Life without a tiller, master gardeners offer May tips – The Transylvania Times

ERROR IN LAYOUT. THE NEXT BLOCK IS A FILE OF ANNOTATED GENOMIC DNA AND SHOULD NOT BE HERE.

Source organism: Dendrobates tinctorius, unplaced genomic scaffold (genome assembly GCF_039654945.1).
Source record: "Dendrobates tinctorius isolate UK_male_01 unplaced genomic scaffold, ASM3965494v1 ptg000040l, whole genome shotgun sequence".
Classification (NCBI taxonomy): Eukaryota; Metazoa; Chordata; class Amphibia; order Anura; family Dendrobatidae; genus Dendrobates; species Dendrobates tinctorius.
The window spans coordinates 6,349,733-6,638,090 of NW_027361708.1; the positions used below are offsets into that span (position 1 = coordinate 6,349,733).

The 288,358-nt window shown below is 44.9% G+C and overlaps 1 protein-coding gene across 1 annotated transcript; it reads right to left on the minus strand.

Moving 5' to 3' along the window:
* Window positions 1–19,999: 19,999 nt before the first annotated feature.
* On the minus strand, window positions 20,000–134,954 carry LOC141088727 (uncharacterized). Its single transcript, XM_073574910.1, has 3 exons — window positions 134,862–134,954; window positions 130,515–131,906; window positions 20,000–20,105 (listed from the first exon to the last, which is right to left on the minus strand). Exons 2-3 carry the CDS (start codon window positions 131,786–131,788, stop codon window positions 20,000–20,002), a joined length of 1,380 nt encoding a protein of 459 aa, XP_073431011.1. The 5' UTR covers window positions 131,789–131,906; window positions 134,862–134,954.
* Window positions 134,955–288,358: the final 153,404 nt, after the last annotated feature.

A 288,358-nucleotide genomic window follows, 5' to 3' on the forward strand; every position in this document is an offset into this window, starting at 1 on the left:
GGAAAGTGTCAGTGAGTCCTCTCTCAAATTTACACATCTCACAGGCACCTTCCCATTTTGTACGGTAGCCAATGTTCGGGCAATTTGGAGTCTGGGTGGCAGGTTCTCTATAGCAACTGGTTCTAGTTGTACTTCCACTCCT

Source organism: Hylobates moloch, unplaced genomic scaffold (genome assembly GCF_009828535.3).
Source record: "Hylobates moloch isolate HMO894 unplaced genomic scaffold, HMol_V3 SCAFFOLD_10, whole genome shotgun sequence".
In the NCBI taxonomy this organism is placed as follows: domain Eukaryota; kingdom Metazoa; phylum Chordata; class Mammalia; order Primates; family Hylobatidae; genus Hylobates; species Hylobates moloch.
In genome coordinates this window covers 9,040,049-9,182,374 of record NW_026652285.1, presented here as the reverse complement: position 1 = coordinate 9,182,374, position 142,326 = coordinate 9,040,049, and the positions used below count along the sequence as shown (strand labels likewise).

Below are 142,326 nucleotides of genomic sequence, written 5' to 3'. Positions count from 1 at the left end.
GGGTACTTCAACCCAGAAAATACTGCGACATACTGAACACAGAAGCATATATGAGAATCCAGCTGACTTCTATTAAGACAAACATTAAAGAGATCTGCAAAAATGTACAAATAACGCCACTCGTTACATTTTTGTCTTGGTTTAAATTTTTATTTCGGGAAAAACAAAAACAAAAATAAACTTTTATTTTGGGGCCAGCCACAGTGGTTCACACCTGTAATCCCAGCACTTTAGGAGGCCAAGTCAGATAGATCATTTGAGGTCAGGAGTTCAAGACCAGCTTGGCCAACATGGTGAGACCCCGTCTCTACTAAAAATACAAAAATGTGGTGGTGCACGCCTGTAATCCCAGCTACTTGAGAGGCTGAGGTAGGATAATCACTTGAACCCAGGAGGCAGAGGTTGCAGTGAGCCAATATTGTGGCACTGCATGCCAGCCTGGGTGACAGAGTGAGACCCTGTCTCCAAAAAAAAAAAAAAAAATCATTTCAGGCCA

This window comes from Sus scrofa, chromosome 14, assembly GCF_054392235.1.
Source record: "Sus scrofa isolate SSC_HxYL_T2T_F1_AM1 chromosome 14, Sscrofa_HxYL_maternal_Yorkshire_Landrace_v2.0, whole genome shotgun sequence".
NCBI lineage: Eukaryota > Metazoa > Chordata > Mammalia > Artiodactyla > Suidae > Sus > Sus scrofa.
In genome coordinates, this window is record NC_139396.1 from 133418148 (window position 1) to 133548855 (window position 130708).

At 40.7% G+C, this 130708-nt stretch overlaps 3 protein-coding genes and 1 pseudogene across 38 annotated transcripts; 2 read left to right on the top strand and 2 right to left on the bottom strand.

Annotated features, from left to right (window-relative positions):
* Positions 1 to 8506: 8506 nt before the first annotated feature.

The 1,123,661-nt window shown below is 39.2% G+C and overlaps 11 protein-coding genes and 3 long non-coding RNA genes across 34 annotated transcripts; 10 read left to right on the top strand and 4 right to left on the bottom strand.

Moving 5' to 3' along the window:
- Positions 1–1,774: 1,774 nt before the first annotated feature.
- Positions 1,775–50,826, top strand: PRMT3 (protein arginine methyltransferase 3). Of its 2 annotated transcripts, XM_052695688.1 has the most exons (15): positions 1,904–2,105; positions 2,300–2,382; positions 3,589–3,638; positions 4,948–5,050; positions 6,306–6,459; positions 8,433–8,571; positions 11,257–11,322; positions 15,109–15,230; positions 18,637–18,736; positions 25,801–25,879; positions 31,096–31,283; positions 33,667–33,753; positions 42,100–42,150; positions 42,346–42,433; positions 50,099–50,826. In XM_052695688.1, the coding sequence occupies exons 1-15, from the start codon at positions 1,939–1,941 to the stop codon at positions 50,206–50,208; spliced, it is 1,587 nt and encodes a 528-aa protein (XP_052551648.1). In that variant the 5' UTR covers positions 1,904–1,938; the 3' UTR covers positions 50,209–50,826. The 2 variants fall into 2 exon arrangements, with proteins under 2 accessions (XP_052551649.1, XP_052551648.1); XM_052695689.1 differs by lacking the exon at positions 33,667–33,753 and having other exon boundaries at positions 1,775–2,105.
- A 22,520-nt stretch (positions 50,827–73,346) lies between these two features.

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If you’ve ever sloughed a roto-tiller through uneven sod and weeds to start your garden, you may know that this is the least enjoyable task. Perhaps you even thought, is there an easier way? The good news is that there are ways to start and maintain your garden without ever tilling the soil. In addition to the pleasure of not pushing heavy machinery around, this method can also increase soil health, reduce weeds and save your back and knees.By not turning the soil over, we are fostering the life underground, which is mostly invisible to the naked eye. There is more life in one handful of soil than there are humans on our planet. And when you consider that less than 1% of insects are pests, then these microscopic creatures could be doing some really important work.For instance, earthworms will create tunnels that aerate the soil, feed on bacteria and leave their droppings behind. There are also fungal networks within the soil that can help fix nitrogen from plants, such as legumes. Tilling frequently can decrease organic matter. This is because the increased air in the soil expedites decomposition.In our wet, temperate environment this isn’t as big of an issue but when tilling, soil particle size is made smaller and that can cause water to not drain as quickly. And of course, when we move soil around we can bring up dormant weed seeds that have been lying and waiting for the chance to germinate.If your curiosity is piqued and you’re wondering how to go about this, it can be quite simple and there are numerous resources to tap into. Charles Dowding, a United Kingdom native, is considered a founder of this no-dig method and has free videos online, along with Josh Sattin, a North Carolina farmer located in Raleigh. But, I will give you an overview here.One of the first steps to creating your garden without tillage is to kill any existing weeds or turf. The most common method is to use plain cardboard, free of shiny coatings, glue and tape, and simply lay it on the location and soak it with water. Other cardboard alternatives can be newspaper or rosin paper.Then you want to apply your growing medium, ideally compost that is free of persistent herbicides and sludge. When you apply your compost, be sure to get 8 to 12 inches on there, so weeds can’t reach the surface. Since compost can be difficult to source, you could start out with store-bought garden soil, but the life within the soil is critical to this method working and bagged soils are often sterilized, lacking microbiology and sometimes poorly decomposed. Over time, these soils will increase in microbiological activity with the addition of organic matter.Now you could stop right there and begin transplanting or sowing seeds, but keeping living soil alive means keeping it covered. And keeping plants alive means keeping them fed. In order to cover your soil, a variety of materials can be used such as pine straw, leaf mold or ramial wood chips that have been well-decomposed.For fertilizer, I prefer to use a slow-release organic type, but the best results I see come from adding aged manure. Once your bed is established, mulch and fertilizers should be added every fall to continue feeding the plants and the soil.Following the principles of achieving living soils can create beautiful and productive gardens to enjoy for years.If you have questions or need more information, contact the Transylvania County Cooperative Extension at (828) 884-3109, send an email to [email protected], visit the website or visit in person at the Transylvania County Farmers Market, first and third Saturdays from 9 a.m. to noon starting in May.May gardening tips in Transylvania County from extension master gardener volunteersFertilizingFertilize summer flowering shrubs such as crape myrtle and rose-of-Sharon with one cup of 10-10-10 per plant.Side-dress or fertilize your vegetables six to eight weeks after germination.Fertilize new plantings with one pound of 10-10-10 per 100 square feet if you have not done a soil test.Fertilize grape vines, blackberries, raspberries and blueberries.Planting (last estimated frost date is May 10)Plant containerized and balled and burlap shrubs, perennials and ground cover plants.Plant gladioli, canna, dahlias, lilies and other summer flowering corms and bulbs this month.Plant tender summer annuals such as begonia, geranium, marigold, petunia and zinnia this month after danger of frost or where they can be covered if frost threatens.The following vegetable plants can be set out this month: broccoli, Brussels sprouts, cabbage, eggplant, pepper, tomato and sweet potato after danger of frost or where they can be covered if frost threatens.The following vegetable seeds can be direct planted this month: bush, pole and lima beans, beets, broccoli, Brussels sprouts, cabbage, cantaloupe, corn, cucumbers, lettuce, okra, southern peas, radishes, pumpkin, summer and winter squash, Swiss chard and watermelon.PruningPrune hybrid Rhododendron after blooms fade. Always prune to a whorl of leaves or to the next branch.Limit growth and encourage fullness of fast growing evergreens by pinching off half of the length of the “candles” or new growth at the tips of branches.Prune hedges including abelia, holly, euonymus, boxwood, etc... as desired. Always make the top of the hedge narrower than the bottom to allow sunlight to reach the lower branches.Begin pinching your chrysanthemums and continue through early July.Pinch zinnia, salvia, celosia, petunias, marigolds and snapdragons to slow top growth and encourage branching and more blooms.Pick off azalea leaf galls as they form. Do not compost, throw in the trash.Do not cut back spring bulb foliage until it turns yellow and brown.Managing Pests and DiseasesIf needed, spray iris beds for borers.Continue rose spray program.Continue spraying your fruit trees and bunch grapes according to the fungicide program.Monitor vegetables for insects and diseases, spray as needed. Spray your squash plants near the base of the stem to control squash borer. Continue through June 1 and use only the recommended insecticide.Monitor for insects and if needed, spray the following landscape shrubs for the following insect pests: Arborvitae (bag worm), azalea (lace bug), boxwood (leaf miner), euonymus (scale), hemlock and juniper (spruce mites, aphids), pyracantha (lace bug and hybrid rhododendron borer).Use pesticides sparingly. Spray/treat only when needed.Lawn CareFertilize zoysia this month after it has greened up. Do not fertilize tall fescue now.Start warm season lawns.Mowing heights for your lawn are important. Cut tall fescue and bluegrass at three inches, zoysia at one inch.Apply broadleaf herbicide as needed.Apply insecticide for grub control as needed.Apply one inch of water per week if you seeded your lawn this spring.PropagatingTake softwood cuttings of plants such as azalea, rhododendron, forsythia, clematis, geranium and chrysanthemum in late May.Miscellaneous To DoMove houseplants outside if desired when all danger of frost has passed.If weather has been dry, give favorite plants a good soaking once a week.Design and plant window boxes and container gardens.Put out hummingbird feeders.